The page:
Spotlight on Chris O'Rourke
25 June 2014
This week the spotlight is on Dr. Chris O'Rourke, Research Associate, UCL Centre for Humanities Interdisciplinary Research Projects (CHIRP)/UCL Film Studies.
What is your role and what does it involve?
I am a Research Associate funded by CHIRP, and I specialise in British cinema history.
My current research is about early cinemas and cinema-going in London. I also teach a module about film exhibition on the MA in Film Studies through the Centre for Multidisciplinary & Intercultural Inquiry (CMII), and I’ve done some teaching on the Urban Studies MSc and the BA in English.
How long have you been at UCL and what was your previous role?
I joined UCL in autumn 2012. Before that, I was completing a PhD at the University of Cambridge.
What working achievement or initiative are you most proud of?
I was really glad to be involved with the UCL Dig Where We Stand initiative last year. The group I was attached to were working with the Cinema Museum on a Heritage Lottery Funded project about memories of cinema-going around Kennington and Elephant and Castle, where there are currently no cinemas. It attracted quite a lot of interest from local residents, and the whole scheme seemed like a positive way of forming links between researchers and people outside of a university setting.
I also enjoyed being part of the Festival of the Arts this year, leading walking tours around some of the old cinema sites in the West End. Maybe I’m just looking for excuses to get away from my desk!
Tell us about a project you are working on now which is top of your to-do list?
Right now, I am writing up the research I have been doing into the early history of cinema in the West End. The larger project that this comes out, which is still ongoing, involves creating a geo-database of all the cinemas that were operating in London before 1930.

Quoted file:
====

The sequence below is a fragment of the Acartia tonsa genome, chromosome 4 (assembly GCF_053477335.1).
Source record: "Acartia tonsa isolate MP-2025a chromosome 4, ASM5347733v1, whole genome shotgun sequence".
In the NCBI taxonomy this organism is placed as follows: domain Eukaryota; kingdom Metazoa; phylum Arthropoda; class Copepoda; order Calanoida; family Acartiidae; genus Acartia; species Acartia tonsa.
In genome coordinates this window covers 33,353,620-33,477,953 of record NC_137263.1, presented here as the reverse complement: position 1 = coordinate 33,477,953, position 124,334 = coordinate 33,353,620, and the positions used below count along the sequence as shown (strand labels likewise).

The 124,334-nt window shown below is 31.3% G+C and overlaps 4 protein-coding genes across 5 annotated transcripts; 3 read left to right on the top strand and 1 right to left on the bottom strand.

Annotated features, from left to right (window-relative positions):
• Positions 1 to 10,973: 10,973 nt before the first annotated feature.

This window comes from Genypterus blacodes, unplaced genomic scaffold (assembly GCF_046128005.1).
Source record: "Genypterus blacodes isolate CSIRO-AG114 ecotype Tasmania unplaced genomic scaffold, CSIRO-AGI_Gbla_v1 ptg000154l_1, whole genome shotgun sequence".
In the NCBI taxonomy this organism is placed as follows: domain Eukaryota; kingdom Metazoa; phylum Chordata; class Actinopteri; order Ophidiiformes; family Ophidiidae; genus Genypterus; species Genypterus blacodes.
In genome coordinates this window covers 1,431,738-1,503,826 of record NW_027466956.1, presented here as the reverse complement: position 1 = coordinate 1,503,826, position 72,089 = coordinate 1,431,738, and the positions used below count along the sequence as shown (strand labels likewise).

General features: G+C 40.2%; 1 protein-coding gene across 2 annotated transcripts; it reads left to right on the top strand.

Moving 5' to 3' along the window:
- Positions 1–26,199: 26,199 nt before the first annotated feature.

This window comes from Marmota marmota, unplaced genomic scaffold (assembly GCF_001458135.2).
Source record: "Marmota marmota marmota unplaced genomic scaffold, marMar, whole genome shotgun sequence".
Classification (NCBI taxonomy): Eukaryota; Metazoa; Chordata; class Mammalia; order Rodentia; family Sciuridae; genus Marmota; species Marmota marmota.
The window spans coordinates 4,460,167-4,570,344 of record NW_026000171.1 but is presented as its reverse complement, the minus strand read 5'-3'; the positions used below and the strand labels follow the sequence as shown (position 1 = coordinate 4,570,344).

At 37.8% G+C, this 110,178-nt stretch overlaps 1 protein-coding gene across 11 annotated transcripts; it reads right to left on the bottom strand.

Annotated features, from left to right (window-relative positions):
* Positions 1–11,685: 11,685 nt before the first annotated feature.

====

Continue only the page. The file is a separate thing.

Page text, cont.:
I am also writing a book about the craze for film acting in 1920s Britain, which is based on part of my doctoral research.
What is your favourite album, film and novel?
Album – Probably Vespertine by Björk.
Film – There are too many to choose from, but Black Narcissus is a definite contender.
Novel – I’m not sure if it’s my favourite, but I read Roberto Bolaño’s novel 2666 a few years ago, and it still sticks in my head.
What is your favourite joke (pre-watershed)?
What do you get when you cross a joke with a rhetorical question?
Who would be your dream dinner guests?
There are a lot of friends I don’t get to see as often as I would like, so at the moment they would be my dream dinner guests. And Joan Rivers for the one-liners.
What advice would you give your younger self?
Worry less about what other people think of you.
What would it surprise people to know about you?
I once had a job on a film set as Ralph Fiennes’s stand-in.
What is your favourite place?
Inside a cinema on a rainy day with a box of popcorn.